HC: What changes do you want to make in the women’s movement?  

JS: I want it to be more inclusive of all women.

HC: What is the thing that makes you, uniquely Julianne? 

JS: Wow, I have no idea, I think the most unique thing about me is that I’m independent, but still need a tribe of women telling me I can do it and that it’ll work out. I haven’t done anything alone or without my friends. And my parents, Joe and Lisa. They’re really the ones who just are the bees knees.


We here at Her Campus Utah think Julianne is the bees knees, too. We are so grateful for the support, wisdom, and unique perspective she has provided to Her Campus Utah through her years of participation. Her prioritization of sisterhood (not just cis-terhood), her activism, leadership, and her huge heart are all things anyone who has met her knows, and admires greatly. Her Campus Utah wants to wish Julianne a happy, happy birthday, and will be sending her love, support, and wishes of success wherever she goes!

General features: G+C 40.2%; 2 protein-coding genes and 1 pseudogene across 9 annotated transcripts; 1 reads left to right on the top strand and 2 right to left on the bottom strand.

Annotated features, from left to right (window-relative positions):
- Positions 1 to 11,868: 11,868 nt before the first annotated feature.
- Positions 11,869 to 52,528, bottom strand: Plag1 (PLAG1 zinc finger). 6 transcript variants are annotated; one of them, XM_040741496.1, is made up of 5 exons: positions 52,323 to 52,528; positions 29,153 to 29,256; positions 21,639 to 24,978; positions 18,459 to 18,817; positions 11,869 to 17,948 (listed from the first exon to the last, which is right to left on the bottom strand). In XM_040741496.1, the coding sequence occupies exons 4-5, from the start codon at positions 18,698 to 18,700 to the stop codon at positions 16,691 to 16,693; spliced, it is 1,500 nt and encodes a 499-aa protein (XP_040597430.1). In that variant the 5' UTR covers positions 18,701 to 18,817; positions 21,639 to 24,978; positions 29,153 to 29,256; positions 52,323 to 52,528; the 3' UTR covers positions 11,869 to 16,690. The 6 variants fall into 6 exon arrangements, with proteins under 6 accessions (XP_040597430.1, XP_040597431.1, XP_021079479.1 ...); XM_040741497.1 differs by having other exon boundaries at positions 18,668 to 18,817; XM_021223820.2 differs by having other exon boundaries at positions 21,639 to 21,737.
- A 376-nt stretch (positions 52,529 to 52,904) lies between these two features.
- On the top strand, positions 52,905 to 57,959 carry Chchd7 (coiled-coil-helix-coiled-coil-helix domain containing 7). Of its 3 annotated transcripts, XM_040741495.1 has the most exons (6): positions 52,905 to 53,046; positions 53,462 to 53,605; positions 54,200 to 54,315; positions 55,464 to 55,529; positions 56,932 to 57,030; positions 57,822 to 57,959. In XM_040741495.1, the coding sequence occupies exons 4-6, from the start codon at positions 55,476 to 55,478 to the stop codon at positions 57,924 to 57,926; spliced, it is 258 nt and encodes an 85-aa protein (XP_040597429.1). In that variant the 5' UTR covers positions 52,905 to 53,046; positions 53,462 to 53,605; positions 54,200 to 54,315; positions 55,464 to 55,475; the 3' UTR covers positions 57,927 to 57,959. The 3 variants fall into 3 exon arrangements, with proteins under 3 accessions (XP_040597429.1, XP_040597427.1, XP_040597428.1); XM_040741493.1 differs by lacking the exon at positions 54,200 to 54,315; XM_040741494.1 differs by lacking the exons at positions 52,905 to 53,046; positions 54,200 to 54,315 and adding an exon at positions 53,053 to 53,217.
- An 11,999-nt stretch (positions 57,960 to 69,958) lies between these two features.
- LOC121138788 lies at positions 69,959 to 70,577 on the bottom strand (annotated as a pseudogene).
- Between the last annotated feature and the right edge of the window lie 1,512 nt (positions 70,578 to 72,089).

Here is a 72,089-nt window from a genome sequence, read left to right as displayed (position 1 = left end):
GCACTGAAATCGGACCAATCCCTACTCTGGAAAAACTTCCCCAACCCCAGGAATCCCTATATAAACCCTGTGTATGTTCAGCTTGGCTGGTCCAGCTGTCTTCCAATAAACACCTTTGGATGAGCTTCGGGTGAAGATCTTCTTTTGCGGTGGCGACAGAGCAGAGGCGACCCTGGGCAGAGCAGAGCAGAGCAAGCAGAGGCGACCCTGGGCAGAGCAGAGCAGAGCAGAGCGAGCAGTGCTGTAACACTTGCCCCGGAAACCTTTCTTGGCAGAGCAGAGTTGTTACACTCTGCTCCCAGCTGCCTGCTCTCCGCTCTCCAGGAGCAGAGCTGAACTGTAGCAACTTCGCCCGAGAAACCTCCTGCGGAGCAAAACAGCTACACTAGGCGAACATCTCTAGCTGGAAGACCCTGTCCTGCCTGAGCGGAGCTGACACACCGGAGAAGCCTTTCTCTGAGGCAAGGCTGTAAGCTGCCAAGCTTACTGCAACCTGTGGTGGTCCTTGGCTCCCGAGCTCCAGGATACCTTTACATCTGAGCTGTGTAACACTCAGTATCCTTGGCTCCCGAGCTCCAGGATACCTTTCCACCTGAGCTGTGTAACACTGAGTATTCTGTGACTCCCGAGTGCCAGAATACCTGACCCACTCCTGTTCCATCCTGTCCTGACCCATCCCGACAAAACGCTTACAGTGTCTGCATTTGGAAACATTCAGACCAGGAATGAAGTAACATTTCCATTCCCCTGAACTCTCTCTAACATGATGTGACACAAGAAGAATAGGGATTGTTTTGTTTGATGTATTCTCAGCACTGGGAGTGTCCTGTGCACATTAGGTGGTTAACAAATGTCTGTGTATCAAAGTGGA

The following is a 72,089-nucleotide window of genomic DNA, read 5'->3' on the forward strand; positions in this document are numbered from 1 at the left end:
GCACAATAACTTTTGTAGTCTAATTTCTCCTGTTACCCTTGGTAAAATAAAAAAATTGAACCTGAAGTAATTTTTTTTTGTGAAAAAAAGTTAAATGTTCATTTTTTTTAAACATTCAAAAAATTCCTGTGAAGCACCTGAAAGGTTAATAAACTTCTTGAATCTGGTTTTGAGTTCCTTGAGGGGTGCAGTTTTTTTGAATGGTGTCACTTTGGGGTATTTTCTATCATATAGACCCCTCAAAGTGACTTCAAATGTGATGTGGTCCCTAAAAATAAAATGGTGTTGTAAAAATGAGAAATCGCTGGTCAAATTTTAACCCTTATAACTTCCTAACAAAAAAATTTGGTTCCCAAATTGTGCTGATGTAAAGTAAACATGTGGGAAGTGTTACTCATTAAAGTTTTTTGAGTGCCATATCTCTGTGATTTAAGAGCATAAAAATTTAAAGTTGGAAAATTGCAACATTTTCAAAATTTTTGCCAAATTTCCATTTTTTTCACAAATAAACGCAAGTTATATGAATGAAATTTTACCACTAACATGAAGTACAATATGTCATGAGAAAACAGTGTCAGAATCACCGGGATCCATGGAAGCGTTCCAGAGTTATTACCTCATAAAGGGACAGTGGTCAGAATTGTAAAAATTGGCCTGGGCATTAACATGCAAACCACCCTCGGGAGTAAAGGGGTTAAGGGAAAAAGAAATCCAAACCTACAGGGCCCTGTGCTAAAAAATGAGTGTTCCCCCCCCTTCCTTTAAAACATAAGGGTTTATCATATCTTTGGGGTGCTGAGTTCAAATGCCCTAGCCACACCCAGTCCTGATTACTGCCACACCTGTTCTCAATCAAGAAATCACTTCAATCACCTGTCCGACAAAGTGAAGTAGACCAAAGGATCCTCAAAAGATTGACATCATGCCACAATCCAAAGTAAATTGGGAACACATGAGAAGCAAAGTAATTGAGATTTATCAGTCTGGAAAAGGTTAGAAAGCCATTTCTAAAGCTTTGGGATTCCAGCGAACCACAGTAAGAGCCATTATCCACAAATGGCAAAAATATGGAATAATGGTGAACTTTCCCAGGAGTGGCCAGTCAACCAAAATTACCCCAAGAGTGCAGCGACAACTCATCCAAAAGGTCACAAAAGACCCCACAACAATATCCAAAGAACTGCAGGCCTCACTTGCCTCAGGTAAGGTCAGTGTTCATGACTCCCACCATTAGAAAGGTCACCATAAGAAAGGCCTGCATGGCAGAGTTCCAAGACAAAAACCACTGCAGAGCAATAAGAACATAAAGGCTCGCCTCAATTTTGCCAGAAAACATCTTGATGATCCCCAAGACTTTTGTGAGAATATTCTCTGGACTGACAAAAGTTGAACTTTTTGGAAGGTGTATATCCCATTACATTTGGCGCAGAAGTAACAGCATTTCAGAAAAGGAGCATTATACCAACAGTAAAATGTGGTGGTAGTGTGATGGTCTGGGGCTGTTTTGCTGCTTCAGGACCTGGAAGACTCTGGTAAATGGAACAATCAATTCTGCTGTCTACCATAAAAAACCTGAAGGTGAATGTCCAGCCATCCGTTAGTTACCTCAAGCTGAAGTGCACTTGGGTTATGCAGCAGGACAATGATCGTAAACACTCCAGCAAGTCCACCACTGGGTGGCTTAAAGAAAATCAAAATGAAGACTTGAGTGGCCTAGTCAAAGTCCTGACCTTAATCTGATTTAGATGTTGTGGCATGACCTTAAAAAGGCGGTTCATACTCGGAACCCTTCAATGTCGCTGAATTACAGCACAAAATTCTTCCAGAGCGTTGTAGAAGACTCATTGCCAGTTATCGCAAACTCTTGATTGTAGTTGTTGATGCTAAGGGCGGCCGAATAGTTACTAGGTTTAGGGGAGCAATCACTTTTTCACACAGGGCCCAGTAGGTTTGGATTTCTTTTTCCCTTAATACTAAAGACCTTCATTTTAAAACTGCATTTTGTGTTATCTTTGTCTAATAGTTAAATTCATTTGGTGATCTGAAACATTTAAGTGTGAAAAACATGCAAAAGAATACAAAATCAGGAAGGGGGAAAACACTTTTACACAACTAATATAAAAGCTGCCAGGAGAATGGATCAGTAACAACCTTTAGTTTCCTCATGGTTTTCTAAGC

All images provided by and reproduced with permission from Julianne Skrivan.

Ailish Harris is a Stage Management and Performing Arts Design transfer student at the University of Utah. She's originally from Salt Lake City, UT, but was lucky enough to attend Emerson College in Boston, MA for her first 3 semesters of college. She has written for both Her Campus Emerson and Her Campus Utah, and is the current Editor in Chief for Her Campus Utah! She is a student leader in many capacities, working as the Secretary for Stage Managers at the U and as the Historian for the Department of Theatre's Student Advisory Committee. She loves Halloween, cooking, theatre, documentaries, organization, fashion, her pet hedgehog Chester, true crime, and Her Campus!
Her Campus Utah Chapter Contributor